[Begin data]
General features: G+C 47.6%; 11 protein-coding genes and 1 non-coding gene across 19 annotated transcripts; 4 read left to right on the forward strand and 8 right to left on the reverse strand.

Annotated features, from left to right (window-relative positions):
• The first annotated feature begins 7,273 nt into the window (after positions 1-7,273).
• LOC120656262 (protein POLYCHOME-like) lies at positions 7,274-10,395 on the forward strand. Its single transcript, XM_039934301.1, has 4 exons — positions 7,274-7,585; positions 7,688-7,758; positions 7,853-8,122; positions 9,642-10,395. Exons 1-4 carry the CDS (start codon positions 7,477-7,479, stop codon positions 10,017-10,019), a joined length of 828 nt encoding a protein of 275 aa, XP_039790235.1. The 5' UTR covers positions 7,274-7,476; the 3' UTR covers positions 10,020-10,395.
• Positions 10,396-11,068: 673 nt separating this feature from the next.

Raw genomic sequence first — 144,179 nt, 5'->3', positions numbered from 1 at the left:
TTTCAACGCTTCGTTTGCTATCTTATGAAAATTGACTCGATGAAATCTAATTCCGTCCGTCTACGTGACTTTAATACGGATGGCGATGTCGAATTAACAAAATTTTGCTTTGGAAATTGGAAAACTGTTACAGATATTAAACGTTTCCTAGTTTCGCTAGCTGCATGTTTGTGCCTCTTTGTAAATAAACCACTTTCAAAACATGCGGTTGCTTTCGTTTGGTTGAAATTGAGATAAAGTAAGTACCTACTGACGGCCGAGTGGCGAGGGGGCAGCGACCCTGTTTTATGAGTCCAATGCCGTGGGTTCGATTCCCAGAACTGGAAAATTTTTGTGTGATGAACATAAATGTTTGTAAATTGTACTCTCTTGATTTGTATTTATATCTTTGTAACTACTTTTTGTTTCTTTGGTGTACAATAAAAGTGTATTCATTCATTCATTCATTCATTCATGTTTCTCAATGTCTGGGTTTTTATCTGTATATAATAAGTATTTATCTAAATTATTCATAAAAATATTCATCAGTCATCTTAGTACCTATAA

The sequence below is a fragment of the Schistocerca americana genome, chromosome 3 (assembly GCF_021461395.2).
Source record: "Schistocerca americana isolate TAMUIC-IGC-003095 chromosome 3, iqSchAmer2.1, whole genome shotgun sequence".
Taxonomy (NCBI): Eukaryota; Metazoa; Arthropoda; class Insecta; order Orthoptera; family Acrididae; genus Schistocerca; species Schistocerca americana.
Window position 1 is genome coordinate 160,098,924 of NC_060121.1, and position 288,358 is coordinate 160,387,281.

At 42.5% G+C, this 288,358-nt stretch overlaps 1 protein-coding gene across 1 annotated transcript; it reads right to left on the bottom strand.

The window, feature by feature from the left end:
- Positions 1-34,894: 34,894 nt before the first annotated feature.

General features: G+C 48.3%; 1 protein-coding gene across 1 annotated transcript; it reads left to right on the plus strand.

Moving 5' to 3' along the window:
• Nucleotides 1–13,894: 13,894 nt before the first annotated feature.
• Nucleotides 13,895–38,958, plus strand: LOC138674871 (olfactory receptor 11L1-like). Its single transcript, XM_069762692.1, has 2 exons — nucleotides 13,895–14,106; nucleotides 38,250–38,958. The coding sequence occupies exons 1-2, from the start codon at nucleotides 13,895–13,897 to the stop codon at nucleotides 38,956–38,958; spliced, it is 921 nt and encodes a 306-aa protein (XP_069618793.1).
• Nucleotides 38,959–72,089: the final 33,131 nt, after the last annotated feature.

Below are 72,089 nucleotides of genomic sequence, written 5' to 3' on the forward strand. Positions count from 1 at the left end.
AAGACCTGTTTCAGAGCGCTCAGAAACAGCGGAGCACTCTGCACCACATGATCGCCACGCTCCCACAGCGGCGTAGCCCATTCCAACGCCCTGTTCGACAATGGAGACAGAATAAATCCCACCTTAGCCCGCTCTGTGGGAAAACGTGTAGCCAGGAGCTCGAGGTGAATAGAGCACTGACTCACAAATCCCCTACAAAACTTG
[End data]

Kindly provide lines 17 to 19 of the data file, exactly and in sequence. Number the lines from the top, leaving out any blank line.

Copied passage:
• Nucleotides 1–13,894: 13,894 nt before the first annotated feature.
• Nucleotides 13,895–38,958, plus strand: LOC138674871 (olfactory receptor 11L1-like). Its single transcript, XM_069762692.1, has 2 exons — nucleotides 13,895–14,106; nucleotides 38,250–38,958. The coding sequence occupies exons 1-2, from the start codon at nucleotides 13,895–13,897 to the stop codon at nucleotides 38,956–38,958; spliced, it is 921 nt and encodes a 306-aa protein (XP_069618793.1).
• Nucleotides 38,959–72,089: the final 33,131 nt, after the last annotated feature.